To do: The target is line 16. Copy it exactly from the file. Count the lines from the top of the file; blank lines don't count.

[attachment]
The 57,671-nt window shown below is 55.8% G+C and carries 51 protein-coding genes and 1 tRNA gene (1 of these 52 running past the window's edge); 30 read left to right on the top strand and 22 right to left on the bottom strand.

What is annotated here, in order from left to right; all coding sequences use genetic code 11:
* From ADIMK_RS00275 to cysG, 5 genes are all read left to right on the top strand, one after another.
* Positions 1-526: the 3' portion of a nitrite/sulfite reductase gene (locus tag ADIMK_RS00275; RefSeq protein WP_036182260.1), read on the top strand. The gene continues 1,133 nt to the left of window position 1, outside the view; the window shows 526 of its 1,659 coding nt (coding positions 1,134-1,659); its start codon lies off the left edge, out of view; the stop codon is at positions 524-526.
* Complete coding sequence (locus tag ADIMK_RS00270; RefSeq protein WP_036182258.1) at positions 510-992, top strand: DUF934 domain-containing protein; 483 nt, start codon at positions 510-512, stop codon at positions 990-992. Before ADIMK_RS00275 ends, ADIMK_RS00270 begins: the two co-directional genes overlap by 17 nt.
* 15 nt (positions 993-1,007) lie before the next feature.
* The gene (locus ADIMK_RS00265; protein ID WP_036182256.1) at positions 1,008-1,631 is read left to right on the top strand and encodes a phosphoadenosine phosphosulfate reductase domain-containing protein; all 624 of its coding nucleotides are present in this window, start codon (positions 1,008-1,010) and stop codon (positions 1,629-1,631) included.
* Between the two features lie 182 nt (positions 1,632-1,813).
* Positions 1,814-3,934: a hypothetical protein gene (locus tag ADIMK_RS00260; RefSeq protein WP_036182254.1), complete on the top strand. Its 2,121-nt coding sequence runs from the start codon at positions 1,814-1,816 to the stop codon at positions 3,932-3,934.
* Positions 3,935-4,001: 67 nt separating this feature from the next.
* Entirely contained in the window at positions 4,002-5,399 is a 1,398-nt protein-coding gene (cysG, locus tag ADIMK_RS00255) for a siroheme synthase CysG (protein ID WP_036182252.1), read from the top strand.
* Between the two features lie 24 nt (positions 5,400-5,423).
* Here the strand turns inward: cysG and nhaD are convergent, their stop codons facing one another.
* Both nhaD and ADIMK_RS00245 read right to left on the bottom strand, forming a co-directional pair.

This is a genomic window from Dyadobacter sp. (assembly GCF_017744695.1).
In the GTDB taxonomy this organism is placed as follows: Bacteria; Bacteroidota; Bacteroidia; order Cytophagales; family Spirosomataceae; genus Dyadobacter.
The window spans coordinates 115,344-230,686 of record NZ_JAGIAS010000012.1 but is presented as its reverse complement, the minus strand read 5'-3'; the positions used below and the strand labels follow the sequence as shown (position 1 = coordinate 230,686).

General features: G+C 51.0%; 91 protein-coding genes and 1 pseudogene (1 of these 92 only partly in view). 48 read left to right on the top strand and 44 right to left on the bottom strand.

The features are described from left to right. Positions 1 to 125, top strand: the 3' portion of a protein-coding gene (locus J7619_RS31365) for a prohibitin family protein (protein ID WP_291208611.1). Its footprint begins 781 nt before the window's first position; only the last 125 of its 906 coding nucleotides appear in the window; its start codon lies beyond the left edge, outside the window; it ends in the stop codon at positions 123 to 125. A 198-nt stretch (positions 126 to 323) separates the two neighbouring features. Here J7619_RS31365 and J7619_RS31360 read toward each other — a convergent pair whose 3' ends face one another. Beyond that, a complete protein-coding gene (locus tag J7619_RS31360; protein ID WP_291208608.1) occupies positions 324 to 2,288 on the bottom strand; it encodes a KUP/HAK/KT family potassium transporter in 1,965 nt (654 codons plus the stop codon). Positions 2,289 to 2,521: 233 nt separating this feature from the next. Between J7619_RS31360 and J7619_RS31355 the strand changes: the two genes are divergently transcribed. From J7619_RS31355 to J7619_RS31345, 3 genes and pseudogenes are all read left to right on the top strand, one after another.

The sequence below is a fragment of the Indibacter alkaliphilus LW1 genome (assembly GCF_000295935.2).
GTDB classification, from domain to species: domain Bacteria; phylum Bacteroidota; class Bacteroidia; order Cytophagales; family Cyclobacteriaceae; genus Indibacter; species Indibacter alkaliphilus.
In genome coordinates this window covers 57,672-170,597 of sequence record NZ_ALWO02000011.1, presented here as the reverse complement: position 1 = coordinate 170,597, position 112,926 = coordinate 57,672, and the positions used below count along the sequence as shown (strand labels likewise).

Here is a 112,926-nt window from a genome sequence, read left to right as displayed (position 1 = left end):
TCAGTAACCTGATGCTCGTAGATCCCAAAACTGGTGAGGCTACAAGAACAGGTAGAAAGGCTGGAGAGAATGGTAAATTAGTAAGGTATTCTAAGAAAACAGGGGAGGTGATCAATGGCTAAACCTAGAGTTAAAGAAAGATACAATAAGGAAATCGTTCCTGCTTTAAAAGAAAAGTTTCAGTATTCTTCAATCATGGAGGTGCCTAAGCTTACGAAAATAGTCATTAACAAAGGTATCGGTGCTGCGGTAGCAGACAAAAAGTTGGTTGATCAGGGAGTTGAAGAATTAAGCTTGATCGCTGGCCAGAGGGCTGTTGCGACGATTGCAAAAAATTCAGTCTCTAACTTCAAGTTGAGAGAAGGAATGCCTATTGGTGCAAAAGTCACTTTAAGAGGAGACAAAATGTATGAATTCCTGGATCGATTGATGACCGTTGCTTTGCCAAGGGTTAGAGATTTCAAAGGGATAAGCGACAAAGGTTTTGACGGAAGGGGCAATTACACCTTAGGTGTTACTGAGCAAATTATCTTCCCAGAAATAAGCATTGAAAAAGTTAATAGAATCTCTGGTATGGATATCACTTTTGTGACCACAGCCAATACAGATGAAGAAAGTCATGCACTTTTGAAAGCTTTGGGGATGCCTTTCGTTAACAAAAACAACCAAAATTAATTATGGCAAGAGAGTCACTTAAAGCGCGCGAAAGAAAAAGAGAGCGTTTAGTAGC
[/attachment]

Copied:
In the GTDB taxonomy this organism is placed as follows: Bacteria; Bacteroidota; Bacteroidia; order Cytophagales; family Spirosomataceae; genus Dyadobacter.